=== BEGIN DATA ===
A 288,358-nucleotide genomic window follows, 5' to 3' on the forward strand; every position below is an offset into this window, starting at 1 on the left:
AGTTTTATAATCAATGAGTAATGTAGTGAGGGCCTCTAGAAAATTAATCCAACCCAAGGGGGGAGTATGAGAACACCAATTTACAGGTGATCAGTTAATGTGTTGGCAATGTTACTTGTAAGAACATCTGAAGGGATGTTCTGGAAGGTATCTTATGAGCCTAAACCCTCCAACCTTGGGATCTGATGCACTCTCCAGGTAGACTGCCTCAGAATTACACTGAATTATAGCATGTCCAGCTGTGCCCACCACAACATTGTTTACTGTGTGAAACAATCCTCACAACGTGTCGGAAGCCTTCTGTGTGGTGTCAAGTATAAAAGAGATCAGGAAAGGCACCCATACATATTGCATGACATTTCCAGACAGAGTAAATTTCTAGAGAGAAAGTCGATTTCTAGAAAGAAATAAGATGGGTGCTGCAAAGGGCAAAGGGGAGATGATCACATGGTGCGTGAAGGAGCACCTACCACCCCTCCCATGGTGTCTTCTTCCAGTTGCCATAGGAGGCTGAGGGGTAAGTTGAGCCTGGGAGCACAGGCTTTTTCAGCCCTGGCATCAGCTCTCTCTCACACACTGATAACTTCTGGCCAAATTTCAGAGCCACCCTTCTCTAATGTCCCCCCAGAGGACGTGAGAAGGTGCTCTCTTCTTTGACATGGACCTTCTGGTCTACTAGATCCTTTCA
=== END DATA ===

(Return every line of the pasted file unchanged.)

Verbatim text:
A 288,358-nucleotide genomic window follows, 5' to 3' on the forward strand; every position below is an offset into this window, starting at 1 on the left:
AGTTTTATAATCAATGAGTAATGTAGTGAGGGCCTCTAGAAAATTAATCCAACCCAAGGGGGGAGTATGAGAACACCAATTTACAGGTGATCAGTTAATGTGTTGGCAATGTTACTTGTAAGAACATCTGAAGGGATGTTCTGGAAGGTATCTTATGAGCCTAAACCCTCCAACCTTGGGATCTGATGCACTCTCCAGGTAGACTGCCTCAGAATTACACTGAATTATAGCATGTCCAGCTGTGCCCACCACAACATTGTTTACTGTGTGAAACAATCCTCACAACGTGTCGGAAGCCTTCTGTGTGGTGTCAAGTATAAAAGAGATCAGGAAAGGCACCCATACATATTGCATGACATTTCCAGACAGAGTAAATTTCTAGAGAGAAAGTCGATTTCTAGAAAGAAATAAGATGGGTGCTGCAAAGGGCAAAGGGGAGATGATCACATGGTGCGTGAAGGAGCACCTACCACCCCTCCCATGGTGTCTTCTTCCAGTTGCCATAGGAGGCTGAGGGGTAAGTTGAGCCTGGGAGCACAGGCTTTTTCAGCCCTGGCATCAGCTCTCTCTCACACACTGATAACTTCTGGCCAAATTTCAGAGCCACCCTTCTCTAATGTCCCCCCAGAGGACGTGAGAAGGTGCTCTCTTCTTTGACATGGACCTTCTGGTCTACTAGATCCTTTCA